· News Headlines
Portland Mtn Rescue
P.O. Box 5391
Wednesday, May 29, 2002
(Updated Sunday, June 2, 2002)
Assembled from various news reports.
Three climbers are dead on Mount Rainier after bad weather overcame
them near Liberty Cap.
According to a National Park Service spokesperson, a climbing party
consisting of two men and two women were attempting to summit the
14,410-foot mountain via the challenging Liberty Ridge route when
they were enveloped in a strong storm. The party's tents were
destroyed by the high winds, so they dug a snow cave near the
13,900-foot mark on the mountain's North side.
As two of the climbers entered the cave, one of the male climbers
slipped on the ice and fell to his death. The fourth person
ran to tell the two climbers in the cave, but inadvertently walked
over the cave's roof and collapsed the structure. Much of
their equipment and clothing were subsequently trapped inside the
destroyed cave. Some reports state that one climber did not
have a jacket and another did not have the shells to their climbing
boots, as the gear was buried in the snow.
Early Wednesday morning, after spending the night with the two
women, the surviving man was able to descend to a pass at 7,800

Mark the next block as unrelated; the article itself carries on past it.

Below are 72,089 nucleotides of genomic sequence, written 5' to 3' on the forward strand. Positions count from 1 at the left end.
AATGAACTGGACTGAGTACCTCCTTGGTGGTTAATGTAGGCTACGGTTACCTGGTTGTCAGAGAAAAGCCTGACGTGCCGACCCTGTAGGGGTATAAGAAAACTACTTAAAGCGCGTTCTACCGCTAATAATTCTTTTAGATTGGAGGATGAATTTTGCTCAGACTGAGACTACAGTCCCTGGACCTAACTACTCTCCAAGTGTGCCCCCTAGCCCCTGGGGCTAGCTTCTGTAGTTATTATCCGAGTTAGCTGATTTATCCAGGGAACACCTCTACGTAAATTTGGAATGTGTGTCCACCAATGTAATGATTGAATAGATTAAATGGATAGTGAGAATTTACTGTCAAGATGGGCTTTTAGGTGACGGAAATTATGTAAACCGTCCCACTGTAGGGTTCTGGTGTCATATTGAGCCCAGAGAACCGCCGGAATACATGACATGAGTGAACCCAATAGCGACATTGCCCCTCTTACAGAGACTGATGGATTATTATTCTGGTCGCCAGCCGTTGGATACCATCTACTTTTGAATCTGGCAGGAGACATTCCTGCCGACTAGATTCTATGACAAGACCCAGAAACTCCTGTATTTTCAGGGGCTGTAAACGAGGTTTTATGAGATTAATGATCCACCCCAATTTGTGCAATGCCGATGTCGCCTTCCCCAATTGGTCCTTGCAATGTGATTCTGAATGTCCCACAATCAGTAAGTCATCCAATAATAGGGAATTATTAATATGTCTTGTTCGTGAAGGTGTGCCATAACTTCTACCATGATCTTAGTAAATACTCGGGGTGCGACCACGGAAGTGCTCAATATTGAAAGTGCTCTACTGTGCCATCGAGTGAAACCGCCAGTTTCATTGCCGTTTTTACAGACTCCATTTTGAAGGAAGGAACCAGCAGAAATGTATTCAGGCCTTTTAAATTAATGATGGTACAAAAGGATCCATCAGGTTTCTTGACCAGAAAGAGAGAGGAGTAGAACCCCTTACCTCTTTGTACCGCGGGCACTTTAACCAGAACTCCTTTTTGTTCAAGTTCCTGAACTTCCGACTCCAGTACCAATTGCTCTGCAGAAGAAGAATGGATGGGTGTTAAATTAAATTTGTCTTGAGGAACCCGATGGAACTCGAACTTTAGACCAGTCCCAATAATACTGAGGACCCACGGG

feet. At 11:15 am, he contacted authorities using a cell
phone borrowed from a skier.
Nearly a dozen Mount Rainier National Park Climbing Rangers and two
helicopter crews searched the mountain for hours on Wednesday
afternoon. They recovered the deceased man's body and found
one of the women dead.
The other woman was spotted lying motionless in a crevasse just before
the suspension of Wednesday's search due to bad weather. Crews
were able to retrieve her body on Thursday. Evidently, she also
fell at some point during the ordeal.
At least two of the three climbers killed were students at Oregon State
University in Corvallis, Oregon. The lone survivor is also a
student at OSU.
Located 103 miles Northeast of Portland, Mount Rainier is the tallest
Cascade Range mountain and is under the jurisdiction of the National
Park Service. The Washington peak is well known for its level
of difficulty and unpredictable weather patterns.